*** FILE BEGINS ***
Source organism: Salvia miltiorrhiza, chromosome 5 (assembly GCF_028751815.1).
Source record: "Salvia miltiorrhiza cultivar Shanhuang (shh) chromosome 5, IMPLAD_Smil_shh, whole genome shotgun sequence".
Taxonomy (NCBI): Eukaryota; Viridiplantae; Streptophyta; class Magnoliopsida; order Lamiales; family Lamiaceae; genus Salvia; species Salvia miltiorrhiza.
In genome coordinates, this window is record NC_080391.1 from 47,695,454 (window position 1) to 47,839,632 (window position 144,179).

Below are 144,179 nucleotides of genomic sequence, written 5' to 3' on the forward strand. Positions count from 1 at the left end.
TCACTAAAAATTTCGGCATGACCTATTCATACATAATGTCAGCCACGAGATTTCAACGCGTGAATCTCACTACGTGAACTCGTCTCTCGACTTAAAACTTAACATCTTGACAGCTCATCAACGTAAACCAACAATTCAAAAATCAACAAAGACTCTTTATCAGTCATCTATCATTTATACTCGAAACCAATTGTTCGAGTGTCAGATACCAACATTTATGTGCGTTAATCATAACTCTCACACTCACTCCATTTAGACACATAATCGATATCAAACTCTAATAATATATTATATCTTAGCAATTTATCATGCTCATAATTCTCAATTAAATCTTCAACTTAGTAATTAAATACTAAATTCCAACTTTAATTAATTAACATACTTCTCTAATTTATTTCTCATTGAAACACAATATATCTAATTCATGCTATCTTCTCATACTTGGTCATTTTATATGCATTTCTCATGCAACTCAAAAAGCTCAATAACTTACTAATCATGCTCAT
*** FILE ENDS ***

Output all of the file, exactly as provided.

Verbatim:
Source organism: Salvia miltiorrhiza, chromosome 5 (assembly GCF_028751815.1).
Source record: "Salvia miltiorrhiza cultivar Shanhuang (shh) chromosome 5, IMPLAD_Smil_shh, whole genome shotgun sequence".
Taxonomy (NCBI): Eukaryota; Viridiplantae; Streptophyta; class Magnoliopsida; order Lamiales; family Lamiaceae; genus Salvia; species Salvia miltiorrhiza.
In genome coordinates, this window is record NC_080391.1 from 47,695,454 (window position 1) to 47,839,632 (window position 144,179).

Below are 144,179 nucleotides of genomic sequence, written 5' to 3' on the forward strand. Positions count from 1 at the left end.
TCACTAAAAATTTCGGCATGACCTATTCATACATAATGTCAGCCACGAGATTTCAACGCGTGAATCTCACTACGTGAACTCGTCTCTCGACTTAAAACTTAACATCTTGACAGCTCATCAACGTAAACCAACAATTCAAAAATCAACAAAGACTCTTTATCAGTCATCTATCATTTATACTCGAAACCAATTGTTCGAGTGTCAGATACCAACATTTATGTGCGTTAATCATAACTCTCACACTCACTCCATTTAGACACATAATCGATATCAAACTCTAATAATATATTATATCTTAGCAATTTATCATGCTCATAATTCTCAATTAAATCTTCAACTTAGTAATTAAATACTAAATTCCAACTTTAATTAATTAACATACTTCTCTAATTTATTTCTCATTGAAACACAATATATCTAATTCATGCTATCTTCTCATACTTGGTCATTTTATATGCATTTCTCATGCAACTCAAAAAGCTCAATAACTTACTAATCATGCTCAT